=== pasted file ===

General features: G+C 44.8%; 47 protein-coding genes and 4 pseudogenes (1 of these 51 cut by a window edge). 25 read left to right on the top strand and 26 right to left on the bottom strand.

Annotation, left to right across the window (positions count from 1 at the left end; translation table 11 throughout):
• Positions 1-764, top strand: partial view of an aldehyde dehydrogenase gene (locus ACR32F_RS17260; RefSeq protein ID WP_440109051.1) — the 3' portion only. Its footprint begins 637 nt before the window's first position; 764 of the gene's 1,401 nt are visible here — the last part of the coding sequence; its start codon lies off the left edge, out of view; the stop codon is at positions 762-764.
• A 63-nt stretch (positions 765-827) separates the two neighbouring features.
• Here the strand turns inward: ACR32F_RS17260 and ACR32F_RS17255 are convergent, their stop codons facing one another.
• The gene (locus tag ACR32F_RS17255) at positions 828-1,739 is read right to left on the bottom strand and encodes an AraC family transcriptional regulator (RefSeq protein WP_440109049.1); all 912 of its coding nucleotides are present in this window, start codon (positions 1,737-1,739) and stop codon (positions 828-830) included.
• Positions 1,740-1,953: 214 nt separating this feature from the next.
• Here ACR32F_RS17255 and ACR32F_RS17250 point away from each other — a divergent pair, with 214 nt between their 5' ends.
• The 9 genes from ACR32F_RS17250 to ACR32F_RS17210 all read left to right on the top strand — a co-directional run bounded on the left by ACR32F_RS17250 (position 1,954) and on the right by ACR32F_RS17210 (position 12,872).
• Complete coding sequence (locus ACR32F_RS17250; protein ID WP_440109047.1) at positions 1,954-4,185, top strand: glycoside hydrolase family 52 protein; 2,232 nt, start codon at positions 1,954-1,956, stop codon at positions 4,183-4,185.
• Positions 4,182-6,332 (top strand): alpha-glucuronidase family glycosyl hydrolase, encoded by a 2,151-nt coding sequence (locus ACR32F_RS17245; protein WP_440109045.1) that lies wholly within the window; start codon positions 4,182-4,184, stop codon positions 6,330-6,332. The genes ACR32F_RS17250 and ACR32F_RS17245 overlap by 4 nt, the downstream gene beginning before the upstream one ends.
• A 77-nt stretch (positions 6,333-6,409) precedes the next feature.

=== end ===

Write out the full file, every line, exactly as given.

General features: G+C 44.8%; 47 protein-coding genes and 4 pseudogenes (1 of these 51 cut by a window edge). 25 read left to right on the top strand and 26 right to left on the bottom strand.

Annotation, left to right across the window (positions count from 1 at the left end; translation table 11 throughout):
• Positions 1-764, top strand: partial view of an aldehyde dehydrogenase gene (locus ACR32F_RS17260; RefSeq protein ID WP_440109051.1) — the 3' portion only. Its footprint begins 637 nt before the window's first position; 764 of the gene's 1,401 nt are visible here — the last part of the coding sequence; its start codon lies off the left edge, out of view; the stop codon is at positions 762-764.
• A 63-nt stretch (positions 765-827) separates the two neighbouring features.
• Here the strand turns inward: ACR32F_RS17260 and ACR32F_RS17255 are convergent, their stop codons facing one another.
• The gene (locus tag ACR32F_RS17255) at positions 828-1,739 is read right to left on the bottom strand and encodes an AraC family transcriptional regulator (RefSeq protein WP_440109049.1); all 912 of its coding nucleotides are present in this window, start codon (positions 1,737-1,739) and stop codon (positions 828-830) included.
• Positions 1,740-1,953: 214 nt separating this feature from the next.
• Here ACR32F_RS17255 and ACR32F_RS17250 point away from each other — a divergent pair, with 214 nt between their 5' ends.
• The 9 genes from ACR32F_RS17250 to ACR32F_RS17210 all read left to right on the top strand — a co-directional run bounded on the left by ACR32F_RS17250 (position 1,954) and on the right by ACR32F_RS17210 (position 12,872).
• Complete coding sequence (locus ACR32F_RS17250; protein ID WP_440109047.1) at positions 1,954-4,185, top strand: glycoside hydrolase family 52 protein; 2,232 nt, start codon at positions 1,954-1,956, stop codon at positions 4,183-4,185.
• Positions 4,182-6,332 (top strand): alpha-glucuronidase family glycosyl hydrolase, encoded by a 2,151-nt coding sequence (locus ACR32F_RS17245; protein WP_440109045.1) that lies wholly within the window; start codon positions 4,182-4,184, stop codon positions 6,330-6,332. The genes ACR32F_RS17250 and ACR32F_RS17245 overlap by 4 nt, the downstream gene beginning before the upstream one ends.
• A 77-nt stretch (positions 6,333-6,409) precedes the next feature.